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Presentation
Assessing the risks of recycling urban stormwater for potable supply via an aquifer
Illawarra Health and Medical Research Institute
  • Joanne Vanderzalm, CSIRO Land and Water
  • Kerry Levett, CSIRO Land and Water
  • Declan Page, CSIRO Land and Water
  • Peter Dillon, CSIRO Land and Water
  • Simon Toze, CSIRO Land and Water
  • Konrad Miotlinski, CSIRO Land and Water
  • Jatinder Sidhu, CSIRO Land and Water
  • Karen Barry, CSIRO Land and Water
  • Kim Alexander, CSIRO
Publication Date
1-1-2010
RIS ID
70875
Publication Details

Vanderzalm, J., Levett, K., Page, D., Dillon, P., Toze, S., Miotlinski, K., Sidhu, J., Barry, K. & Alexander, K. (2010). Assessing the risks of recycling urban stormwater for potable supply via an aquifer. STORMWATER 2010: National Conference of the Stormwater Industry Association Conference Proceedings (pp. 1-9). Australia: National Conference of the Stormwater Industry Association.

Abstract
Urbanisation and the subsequent increase in impervious land use generate increased urban stormwater which can be recycled viamanaged aquifer recharge (MAR) to supplement more traditional surface or ground water supplies. This paper compares the quality of stormwater from two urban catchments in South Australia to assess the risks, in accordance with the Australian Guidelines for Water Recycling, of recycling stormwater via a limestone aquifer for potable water use. In the regional city of Mount Gambier, stormwater MARin a karstic aquifer has been used to supplement the city's drinking water supply for over 100 years. The source water was generally high quality with some instances of turbidity, iron and lead exceeding the Australian Drinking Water Guidelines (ADWG). Effort wasmade to constrain the estimate of minimum residence time within the karstic aquifer to at least two years for evaluation of the potential for passive treatment of trace organic chemicals in this system. In the second example, a purpose built MAR site in Parafield, a northern suburb of Adelaide, has been designed and operated asa full scale trial to determine if wetland treated urban stormwater can be recovered at a standard which meets the ADWG. Based on the analysis undertaken, the source water was generally of high quality with occasional instances of levels of iron and microbial indicators in excess of the ADWG. After a mean residence time in the aquifer of 240 days, recovered water qualitymet the ADWGwith the exception of iron. However, given the uncertainty in pathogen concentrations in the treated stormwater post-recovery from the aquifer, disinfection and aeration for iron removal would be necessary to ensure that the ADWG were met if the water was to be utilised for potable water supply.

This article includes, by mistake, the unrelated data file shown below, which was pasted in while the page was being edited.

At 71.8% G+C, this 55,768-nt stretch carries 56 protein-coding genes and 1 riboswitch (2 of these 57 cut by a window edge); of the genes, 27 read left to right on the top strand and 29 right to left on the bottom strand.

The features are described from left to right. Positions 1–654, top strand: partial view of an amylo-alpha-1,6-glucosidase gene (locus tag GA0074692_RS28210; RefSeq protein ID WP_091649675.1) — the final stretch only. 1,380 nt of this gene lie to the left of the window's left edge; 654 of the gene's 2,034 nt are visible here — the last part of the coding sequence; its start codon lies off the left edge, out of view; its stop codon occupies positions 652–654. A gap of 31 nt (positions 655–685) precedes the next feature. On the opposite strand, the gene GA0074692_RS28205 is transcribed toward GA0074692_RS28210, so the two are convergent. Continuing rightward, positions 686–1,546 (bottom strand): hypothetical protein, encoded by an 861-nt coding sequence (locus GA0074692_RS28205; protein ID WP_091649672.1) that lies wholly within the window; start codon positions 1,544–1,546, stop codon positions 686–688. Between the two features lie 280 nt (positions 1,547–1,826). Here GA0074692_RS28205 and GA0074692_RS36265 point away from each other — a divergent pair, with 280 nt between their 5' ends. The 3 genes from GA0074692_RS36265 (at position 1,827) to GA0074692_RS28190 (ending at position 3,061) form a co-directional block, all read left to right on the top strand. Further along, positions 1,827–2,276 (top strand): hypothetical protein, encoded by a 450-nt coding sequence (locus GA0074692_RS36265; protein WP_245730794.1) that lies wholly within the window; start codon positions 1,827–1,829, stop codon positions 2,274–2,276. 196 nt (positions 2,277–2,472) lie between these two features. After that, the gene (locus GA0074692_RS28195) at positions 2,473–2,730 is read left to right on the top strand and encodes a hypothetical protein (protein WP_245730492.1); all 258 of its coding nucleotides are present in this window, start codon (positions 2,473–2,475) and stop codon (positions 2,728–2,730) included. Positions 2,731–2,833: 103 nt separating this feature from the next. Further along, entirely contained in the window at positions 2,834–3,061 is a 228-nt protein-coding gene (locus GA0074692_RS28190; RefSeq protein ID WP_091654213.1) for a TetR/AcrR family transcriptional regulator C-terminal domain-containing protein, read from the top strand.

Citation Information
Joanne Vanderzalm, Kerry Levett, Declan Page, Peter Dillon, et al.. "Assessing the risks of recycling urban stormwater for potable supply via an aquifer" (2010) p. 1 - 9
Available at: http://works.bepress.com/kim_alexander/5/